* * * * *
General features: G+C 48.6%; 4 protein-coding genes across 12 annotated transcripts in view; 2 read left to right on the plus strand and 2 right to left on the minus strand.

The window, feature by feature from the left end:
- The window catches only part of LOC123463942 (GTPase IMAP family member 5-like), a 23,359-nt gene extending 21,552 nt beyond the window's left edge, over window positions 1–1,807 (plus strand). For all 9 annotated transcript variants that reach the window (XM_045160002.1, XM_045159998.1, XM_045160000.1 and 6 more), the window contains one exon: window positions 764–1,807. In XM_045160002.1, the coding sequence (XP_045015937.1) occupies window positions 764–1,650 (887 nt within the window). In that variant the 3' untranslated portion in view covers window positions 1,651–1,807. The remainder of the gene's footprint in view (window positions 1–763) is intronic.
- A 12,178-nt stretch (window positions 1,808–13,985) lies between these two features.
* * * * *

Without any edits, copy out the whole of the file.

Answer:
General features: G+C 48.6%; 4 protein-coding genes across 12 annotated transcripts in view; 2 read left to right on the plus strand and 2 right to left on the minus strand.

The window, feature by feature from the left end:
- The window catches only part of LOC123463942 (GTPase IMAP family member 5-like), a 23,359-nt gene extending 21,552 nt beyond the window's left edge, over window positions 1–1,807 (plus strand). For all 9 annotated transcript variants that reach the window (XM_045160002.1, XM_045159998.1, XM_045160000.1 and 6 more), the window contains one exon: window positions 764–1,807. In XM_045160002.1, the coding sequence (XP_045015937.1) occupies window positions 764–1,650 (887 nt within the window). In that variant the 3' untranslated portion in view covers window positions 1,651–1,807. The remainder of the gene's footprint in view (window positions 1–763) is intronic.
- A 12,178-nt stretch (window positions 1,808–13,985) lies between these two features.